Travel News

Insect repellant on arm We dissect the cruising industry to find you the most recent developments to cruising holidays and what else to expect in 2016 and beyond.

2015 saw a number of changes and one most obvious one by Cunard where the shaking of hands has now been brought in.



Cruising has been as popular as ever and in 2015 we saw some new developments within the cruising world.  This was the year in which we were made aware of a more hands off approach to friendliness on board and the introduction of a ‘no hand shaking’ rule as seen on the ships of Cunard and many other cruise lines, including Crystal who also bought in their version of a ‘no contact’ with ship staff rule.


2015 also saw reality television take on the concept of the travelling cookery show filmed over two Mediterranean cruises on board ships run by P&O Cruises on their newest ship Britannia, two groups of five celebrities had to impress Marco Pierre White with their cooking skills.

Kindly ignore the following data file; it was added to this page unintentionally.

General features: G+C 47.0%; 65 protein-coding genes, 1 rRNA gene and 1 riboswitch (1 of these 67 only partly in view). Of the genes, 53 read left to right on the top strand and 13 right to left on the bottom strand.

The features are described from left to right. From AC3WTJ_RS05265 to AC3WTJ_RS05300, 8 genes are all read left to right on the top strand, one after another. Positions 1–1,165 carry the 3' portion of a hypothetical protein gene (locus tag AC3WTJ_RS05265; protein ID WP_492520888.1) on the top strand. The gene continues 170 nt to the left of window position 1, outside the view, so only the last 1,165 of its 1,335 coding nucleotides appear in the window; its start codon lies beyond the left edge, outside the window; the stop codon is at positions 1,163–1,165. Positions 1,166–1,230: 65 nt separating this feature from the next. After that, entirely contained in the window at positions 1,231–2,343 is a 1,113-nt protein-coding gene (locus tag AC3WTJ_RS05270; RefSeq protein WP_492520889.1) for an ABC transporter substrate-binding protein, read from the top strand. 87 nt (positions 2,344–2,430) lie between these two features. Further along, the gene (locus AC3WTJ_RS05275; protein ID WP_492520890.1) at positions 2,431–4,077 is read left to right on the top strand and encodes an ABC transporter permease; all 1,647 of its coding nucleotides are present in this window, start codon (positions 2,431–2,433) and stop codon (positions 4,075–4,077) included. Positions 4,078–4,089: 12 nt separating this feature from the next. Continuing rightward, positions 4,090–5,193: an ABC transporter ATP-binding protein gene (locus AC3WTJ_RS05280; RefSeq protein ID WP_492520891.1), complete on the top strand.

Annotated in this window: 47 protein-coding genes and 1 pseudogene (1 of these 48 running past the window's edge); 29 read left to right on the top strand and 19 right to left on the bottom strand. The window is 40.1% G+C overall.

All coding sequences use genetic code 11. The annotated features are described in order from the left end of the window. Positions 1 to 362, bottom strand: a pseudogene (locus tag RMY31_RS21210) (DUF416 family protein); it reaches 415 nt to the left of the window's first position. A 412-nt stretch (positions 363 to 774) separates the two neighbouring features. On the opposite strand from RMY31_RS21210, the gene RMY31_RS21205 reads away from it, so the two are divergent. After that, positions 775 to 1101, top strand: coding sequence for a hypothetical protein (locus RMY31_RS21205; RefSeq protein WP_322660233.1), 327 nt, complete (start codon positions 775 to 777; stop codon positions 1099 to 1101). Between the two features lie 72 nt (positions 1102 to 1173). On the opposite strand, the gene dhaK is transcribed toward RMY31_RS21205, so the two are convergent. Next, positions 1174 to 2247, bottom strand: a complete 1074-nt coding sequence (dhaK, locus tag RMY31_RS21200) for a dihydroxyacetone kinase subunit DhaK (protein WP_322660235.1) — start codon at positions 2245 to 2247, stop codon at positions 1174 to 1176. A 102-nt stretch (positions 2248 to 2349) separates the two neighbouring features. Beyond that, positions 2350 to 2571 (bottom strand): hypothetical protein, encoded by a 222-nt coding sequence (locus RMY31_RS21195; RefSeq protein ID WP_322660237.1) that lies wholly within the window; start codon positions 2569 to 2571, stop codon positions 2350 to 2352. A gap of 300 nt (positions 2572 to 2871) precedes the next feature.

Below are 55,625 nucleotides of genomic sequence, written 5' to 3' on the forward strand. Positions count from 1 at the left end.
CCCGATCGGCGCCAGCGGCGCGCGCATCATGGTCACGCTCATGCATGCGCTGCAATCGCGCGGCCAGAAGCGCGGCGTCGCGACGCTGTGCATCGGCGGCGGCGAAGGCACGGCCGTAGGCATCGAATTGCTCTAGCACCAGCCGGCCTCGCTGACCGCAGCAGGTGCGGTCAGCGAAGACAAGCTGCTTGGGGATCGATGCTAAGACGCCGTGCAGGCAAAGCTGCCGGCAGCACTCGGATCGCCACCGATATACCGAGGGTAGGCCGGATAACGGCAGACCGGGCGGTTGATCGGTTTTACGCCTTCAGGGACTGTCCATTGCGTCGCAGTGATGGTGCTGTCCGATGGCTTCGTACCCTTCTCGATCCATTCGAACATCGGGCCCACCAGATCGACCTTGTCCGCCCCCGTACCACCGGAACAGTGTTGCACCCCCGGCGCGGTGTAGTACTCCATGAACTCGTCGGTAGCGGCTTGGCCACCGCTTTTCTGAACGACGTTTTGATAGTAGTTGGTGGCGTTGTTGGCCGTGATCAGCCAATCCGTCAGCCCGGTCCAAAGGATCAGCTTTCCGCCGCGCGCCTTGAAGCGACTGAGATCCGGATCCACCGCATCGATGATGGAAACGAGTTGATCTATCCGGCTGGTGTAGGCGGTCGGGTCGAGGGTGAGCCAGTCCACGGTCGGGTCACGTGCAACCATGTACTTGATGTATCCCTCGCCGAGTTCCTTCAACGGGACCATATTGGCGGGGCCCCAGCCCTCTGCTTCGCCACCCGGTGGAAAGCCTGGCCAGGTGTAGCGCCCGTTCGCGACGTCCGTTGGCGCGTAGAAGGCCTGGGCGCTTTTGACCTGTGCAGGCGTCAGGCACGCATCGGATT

Another introduction to the cruising repertoire of available locations for travellers from the US was Cuba, showing visitor numbers up over 30 per cent since July.  Although other nationalities have been able to cruise around Cuba, Saga sailed their ship Panorama through its relatively shallow waters with excursions to The Bay of Pigs.


Then there was the ‘world’s newest cruise ship’ to explore.  The Norwegian Escape will carry 4,248 passengers, making her one of the world’s five biggest ships with her maiden voyage in November.  On board activities feature a 76 meter long loop the loop water for the fans of walking the plank there are two extending from the ship that allow for great photo opportunities and for the more agile amongst the guests there’s the chance to hang from zip wires Sky Rails and a three storey rope course to navigate.


With an eye to the future the latest cruise liner to be designed with Chinese passengers in mind is to be launched in 2017.  The Majestic Princess will carry over 3,500 passengers.  Its Chinese name translates to Grand World was chosen by its Chinese employees. Shèng Shì Gōng Zhǔ Haò will be sailing with just some of the 83 million passengers the Hong Kong Tourism Board says could be taking to the open seas annually to destinations such as South Korea and Japan. The ship will cost in the region of 600 million euros and is being built in Italy.


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